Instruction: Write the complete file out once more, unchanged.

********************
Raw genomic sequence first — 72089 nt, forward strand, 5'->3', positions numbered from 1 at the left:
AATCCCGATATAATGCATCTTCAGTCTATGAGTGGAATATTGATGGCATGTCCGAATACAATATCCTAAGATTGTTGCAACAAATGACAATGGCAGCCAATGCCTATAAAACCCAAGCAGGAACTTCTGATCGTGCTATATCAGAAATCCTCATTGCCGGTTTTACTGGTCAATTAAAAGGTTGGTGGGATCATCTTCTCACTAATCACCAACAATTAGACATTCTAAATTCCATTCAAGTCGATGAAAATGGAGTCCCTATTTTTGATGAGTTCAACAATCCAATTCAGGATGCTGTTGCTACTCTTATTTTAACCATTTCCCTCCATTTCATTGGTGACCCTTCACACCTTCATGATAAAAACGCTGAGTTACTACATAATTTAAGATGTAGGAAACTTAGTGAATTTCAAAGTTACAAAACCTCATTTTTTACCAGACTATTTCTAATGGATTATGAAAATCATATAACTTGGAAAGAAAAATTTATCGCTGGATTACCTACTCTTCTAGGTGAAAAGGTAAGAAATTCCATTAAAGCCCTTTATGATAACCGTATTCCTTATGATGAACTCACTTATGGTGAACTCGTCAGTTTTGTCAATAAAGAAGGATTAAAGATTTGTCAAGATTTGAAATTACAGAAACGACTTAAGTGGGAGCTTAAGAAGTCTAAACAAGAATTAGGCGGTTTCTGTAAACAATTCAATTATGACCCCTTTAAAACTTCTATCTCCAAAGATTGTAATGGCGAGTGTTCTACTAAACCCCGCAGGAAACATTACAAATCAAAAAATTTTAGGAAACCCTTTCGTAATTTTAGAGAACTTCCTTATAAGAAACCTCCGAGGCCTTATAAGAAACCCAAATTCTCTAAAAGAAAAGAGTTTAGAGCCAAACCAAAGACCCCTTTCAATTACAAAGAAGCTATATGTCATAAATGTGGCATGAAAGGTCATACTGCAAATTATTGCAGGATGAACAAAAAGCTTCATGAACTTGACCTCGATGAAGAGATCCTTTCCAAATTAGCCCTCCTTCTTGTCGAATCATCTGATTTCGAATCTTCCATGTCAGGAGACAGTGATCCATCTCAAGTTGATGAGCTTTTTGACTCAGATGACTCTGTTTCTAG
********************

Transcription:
Raw genomic sequence first — 72089 nt, forward strand, 5'->3', positions numbered from 1 at the left:
AATCCCGATATAATGCATCTTCAGTCTATGAGTGGAATATTGATGGCATGTCCGAATACAATATCCTAAGATTGTTGCAACAAATGACAATGGCAGCCAATGCCTATAAAACCCAAGCAGGAACTTCTGATCGTGCTATATCAGAAATCCTCATTGCCGGTTTTACTGGTCAATTAAAAGGTTGGTGGGATCATCTTCTCACTAATCACCAACAATTAGACATTCTAAATTCCATTCAAGTCGATGAAAATGGAGTCCCTATTTTTGATGAGTTCAACAATCCAATTCAGGATGCTGTTGCTACTCTTATTTTAACCATTTCCCTCCATTTCATTGGTGACCCTTCACACCTTCATGATAAAAACGCTGAGTTACTACATAATTTAAGATGTAGGAAACTTAGTGAATTTCAAAGTTACAAAACCTCATTTTTTACCAGACTATTTCTAATGGATTATGAAAATCATATAACTTGGAAAGAAAAATTTATCGCTGGATTACCTACTCTTCTAGGTGAAAAGGTAAGAAATTCCATTAAAGCCCTTTATGATAACCGTATTCCTTATGATGAACTCACTTATGGTGAACTCGTCAGTTTTGTCAATAAAGAAGGATTAAAGATTTGTCAAGATTTGAAATTACAGAAACGACTTAAGTGGGAGCTTAAGAAGTCTAAACAAGAATTAGGCGGTTTCTGTAAACAATTCAATTATGACCCCTTTAAAACTTCTATCTCCAAAGATTGTAATGGCGAGTGTTCTACTAAACCCCGCAGGAAACATTACAAATCAAAAAATTTTAGGAAACCCTTTCGTAATTTTAGAGAACTTCCTTATAAGAAACCTCCGAGGCCTTATAAGAAACCCAAATTCTCTAAAAGAAAAGAGTTTAGAGCCAAACCAAAGACCCCTTTCAATTACAAAGAAGCTATATGTCATAAATGTGGCATGAAAGGTCATACTGCAAATTATTGCAGGATGAACAAAAAGCTTCATGAACTTGACCTCGATGAAGAGATCCTTTCCAAATTAGCCCTCCTTCTTGTCGAATCATCTGATTTCGAATCTTCCATGTCAGGAGACAGTGATCCATCTCAAGTTGATGAGCTTTTTGACTCAGATGACTCTGTTTCTAG